America is now marking the 150th anniversary of our Civil War. As a history teacher at Genesee Community College, I have had plenty of opportunity to reflect on the meaning of that self-inflicted wound we call the Civil War.
Our Civil War Initiative has sought to find meaning in the war through a series of lectures, essay contests, and soon an encampment at our Lima Campus Center (April 27-29). In the fall of 2012 we will host Pulitzer Prize-winning author Eric Foner (at 1 p.m. Oct. 10) and a fantastic exhibit from the National Endowment for the Humanities and the Gilder Lehrman Institute of American History in GCC’s Alfred O’Connell Library in October. The exhibit is called “Abraham Lincoln: A Man of His Time, A Man for All Times.”
Throughout the commemoration period one thing seems quite clear: We, as a society, are growing more distant from the war in ways more than simply chronological. To many young people I encounter, you may as well be talking about the Peloponnesian War. To them, it is ancient history. They do not understand how the Civil War is relevant to their lives today. Moreover, war to them looks far different and includes Middle Eastern countries, special operations and modern firearms — even remote-controlled aircraft. It is hard for them to envision a time before computers, the Internet, and smart phones. But most of all, they believe war means a foreign enemy.
Of course, there is one aspect of the Civil War that young people can understand: slavery and the fight to end it. And to their credit, many who can say anything about the war will say that slavery was somehow a cause of the war. This can be explained in very human terms: Injustice seemingly never ends, whether is it African-American slaves, the Holocaust, or more directly a part of their lives — bullying.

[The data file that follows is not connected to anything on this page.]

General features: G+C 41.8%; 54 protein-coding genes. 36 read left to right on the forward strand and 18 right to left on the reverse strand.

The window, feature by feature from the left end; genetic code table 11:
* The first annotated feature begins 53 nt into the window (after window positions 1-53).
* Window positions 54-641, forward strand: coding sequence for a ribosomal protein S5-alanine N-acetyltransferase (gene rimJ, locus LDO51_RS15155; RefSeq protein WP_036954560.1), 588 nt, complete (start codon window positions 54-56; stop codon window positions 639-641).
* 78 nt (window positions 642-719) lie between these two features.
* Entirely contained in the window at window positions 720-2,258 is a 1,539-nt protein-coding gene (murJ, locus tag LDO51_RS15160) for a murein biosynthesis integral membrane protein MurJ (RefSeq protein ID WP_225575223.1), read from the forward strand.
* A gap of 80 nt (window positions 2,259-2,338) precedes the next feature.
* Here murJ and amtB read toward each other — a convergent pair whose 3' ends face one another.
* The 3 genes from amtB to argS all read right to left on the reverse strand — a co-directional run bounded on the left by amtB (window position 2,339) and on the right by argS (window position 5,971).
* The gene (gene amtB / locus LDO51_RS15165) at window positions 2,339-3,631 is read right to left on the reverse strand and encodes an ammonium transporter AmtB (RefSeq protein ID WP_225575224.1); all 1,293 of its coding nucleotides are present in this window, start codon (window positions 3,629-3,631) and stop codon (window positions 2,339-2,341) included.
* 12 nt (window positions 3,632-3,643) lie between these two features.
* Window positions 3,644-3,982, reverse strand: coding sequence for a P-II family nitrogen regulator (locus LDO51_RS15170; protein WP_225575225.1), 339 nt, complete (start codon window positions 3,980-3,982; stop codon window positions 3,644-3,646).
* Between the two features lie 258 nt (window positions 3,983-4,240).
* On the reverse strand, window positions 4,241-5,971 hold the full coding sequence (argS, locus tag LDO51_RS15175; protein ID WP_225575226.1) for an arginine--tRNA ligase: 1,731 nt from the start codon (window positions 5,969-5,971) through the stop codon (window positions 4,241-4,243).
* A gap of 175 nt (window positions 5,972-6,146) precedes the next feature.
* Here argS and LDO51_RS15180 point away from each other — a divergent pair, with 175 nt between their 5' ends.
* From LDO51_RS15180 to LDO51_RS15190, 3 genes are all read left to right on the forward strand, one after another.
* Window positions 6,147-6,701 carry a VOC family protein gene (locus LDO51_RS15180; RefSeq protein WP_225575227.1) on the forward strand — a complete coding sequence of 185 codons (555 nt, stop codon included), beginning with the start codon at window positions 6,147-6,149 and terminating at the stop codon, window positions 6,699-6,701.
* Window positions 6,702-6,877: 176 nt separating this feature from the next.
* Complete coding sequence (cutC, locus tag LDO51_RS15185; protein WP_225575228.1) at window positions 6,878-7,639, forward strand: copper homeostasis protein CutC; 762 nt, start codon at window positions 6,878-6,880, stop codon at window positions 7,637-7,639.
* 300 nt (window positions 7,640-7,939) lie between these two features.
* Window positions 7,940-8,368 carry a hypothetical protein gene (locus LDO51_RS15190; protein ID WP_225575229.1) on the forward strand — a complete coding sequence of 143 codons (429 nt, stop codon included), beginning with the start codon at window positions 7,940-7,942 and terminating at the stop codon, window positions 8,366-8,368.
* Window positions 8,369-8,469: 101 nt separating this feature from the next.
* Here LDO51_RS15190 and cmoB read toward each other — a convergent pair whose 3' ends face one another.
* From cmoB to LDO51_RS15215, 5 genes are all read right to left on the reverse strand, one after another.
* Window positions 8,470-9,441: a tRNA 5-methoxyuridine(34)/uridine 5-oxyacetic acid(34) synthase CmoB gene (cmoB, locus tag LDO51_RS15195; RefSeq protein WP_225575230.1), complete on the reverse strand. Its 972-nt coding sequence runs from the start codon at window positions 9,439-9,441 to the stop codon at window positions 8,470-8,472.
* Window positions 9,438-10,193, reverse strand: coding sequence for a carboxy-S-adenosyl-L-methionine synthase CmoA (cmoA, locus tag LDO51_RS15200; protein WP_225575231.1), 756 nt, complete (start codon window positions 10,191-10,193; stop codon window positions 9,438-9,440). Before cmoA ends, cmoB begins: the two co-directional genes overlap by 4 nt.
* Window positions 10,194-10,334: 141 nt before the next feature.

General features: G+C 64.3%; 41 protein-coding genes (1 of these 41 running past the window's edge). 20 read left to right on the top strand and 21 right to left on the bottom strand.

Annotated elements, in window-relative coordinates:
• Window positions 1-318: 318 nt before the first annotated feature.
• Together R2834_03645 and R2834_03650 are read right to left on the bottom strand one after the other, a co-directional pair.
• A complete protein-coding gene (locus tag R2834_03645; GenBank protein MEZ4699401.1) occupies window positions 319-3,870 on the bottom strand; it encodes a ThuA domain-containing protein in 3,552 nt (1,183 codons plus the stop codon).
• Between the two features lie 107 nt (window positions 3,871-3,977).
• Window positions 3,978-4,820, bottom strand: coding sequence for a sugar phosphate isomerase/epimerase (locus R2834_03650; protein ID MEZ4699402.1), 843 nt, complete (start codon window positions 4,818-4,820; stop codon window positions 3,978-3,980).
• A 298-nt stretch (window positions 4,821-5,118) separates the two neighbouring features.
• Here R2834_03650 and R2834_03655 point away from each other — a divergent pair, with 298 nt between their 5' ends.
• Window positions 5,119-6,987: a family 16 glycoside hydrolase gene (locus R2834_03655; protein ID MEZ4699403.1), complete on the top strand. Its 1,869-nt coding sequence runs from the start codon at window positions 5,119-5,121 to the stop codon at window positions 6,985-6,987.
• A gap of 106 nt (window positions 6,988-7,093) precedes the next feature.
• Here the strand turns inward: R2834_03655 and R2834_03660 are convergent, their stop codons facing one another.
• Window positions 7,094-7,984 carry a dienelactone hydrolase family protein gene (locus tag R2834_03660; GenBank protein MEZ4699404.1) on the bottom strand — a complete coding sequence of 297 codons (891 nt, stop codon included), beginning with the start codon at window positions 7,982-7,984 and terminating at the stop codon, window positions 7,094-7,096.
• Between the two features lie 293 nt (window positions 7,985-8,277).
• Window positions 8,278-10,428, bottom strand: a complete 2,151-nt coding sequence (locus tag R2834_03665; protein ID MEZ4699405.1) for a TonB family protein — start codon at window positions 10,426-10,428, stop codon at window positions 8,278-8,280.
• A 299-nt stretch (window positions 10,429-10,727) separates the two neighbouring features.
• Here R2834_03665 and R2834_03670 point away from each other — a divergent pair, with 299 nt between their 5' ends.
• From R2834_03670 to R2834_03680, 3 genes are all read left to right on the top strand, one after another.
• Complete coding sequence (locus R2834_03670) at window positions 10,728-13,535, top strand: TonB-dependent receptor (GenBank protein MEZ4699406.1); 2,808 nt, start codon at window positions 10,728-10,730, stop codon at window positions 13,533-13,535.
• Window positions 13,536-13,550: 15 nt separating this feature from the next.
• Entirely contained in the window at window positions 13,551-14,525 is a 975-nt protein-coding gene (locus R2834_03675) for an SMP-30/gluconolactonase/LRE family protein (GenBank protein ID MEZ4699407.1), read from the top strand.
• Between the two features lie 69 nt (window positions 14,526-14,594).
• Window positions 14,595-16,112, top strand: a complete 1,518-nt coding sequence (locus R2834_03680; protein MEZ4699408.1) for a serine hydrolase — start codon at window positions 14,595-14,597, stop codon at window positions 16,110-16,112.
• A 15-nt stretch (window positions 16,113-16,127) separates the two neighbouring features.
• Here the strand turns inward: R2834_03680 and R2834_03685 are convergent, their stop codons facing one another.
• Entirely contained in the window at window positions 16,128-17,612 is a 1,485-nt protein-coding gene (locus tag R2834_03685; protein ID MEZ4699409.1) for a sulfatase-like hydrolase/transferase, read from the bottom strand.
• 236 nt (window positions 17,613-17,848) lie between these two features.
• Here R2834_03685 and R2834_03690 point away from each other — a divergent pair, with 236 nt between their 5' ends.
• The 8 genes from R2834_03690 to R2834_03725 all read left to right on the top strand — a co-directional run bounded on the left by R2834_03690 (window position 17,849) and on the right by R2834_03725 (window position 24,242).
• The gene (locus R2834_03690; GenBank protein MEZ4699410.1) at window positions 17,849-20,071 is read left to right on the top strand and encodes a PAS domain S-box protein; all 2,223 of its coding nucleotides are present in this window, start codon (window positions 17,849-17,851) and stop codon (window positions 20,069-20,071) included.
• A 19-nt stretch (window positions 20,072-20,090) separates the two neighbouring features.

Older Americans seem to have a better appreciation for the tragedy of the Civil War. After all, we are not as far removed from the war era as it sometimes seems. There are folks now alive whose grandparents experienced aspects of the war (many were children at the time). Many of these folks have seen various Civil War films, read books and sometimes will find the History Channel running a TV documentary. To this older crowd, it is easier to imagine a world very different. Even I remember a time before computers, VCRs, DVDs and “iThings.”
The older crowd is less likely to blame the war on slavery because of their exposure to the romance of the so-called “Lost Cause.” This idea emphasized reconciliation between North and South and painted the war as regrettable but featured two sides that fought because of the ideals they espoused. Confederate veterans fought “manfully” for independence, and while they would admit that “Yankees” could fight too, the sheer might of the Northern war machine was too much to overcome.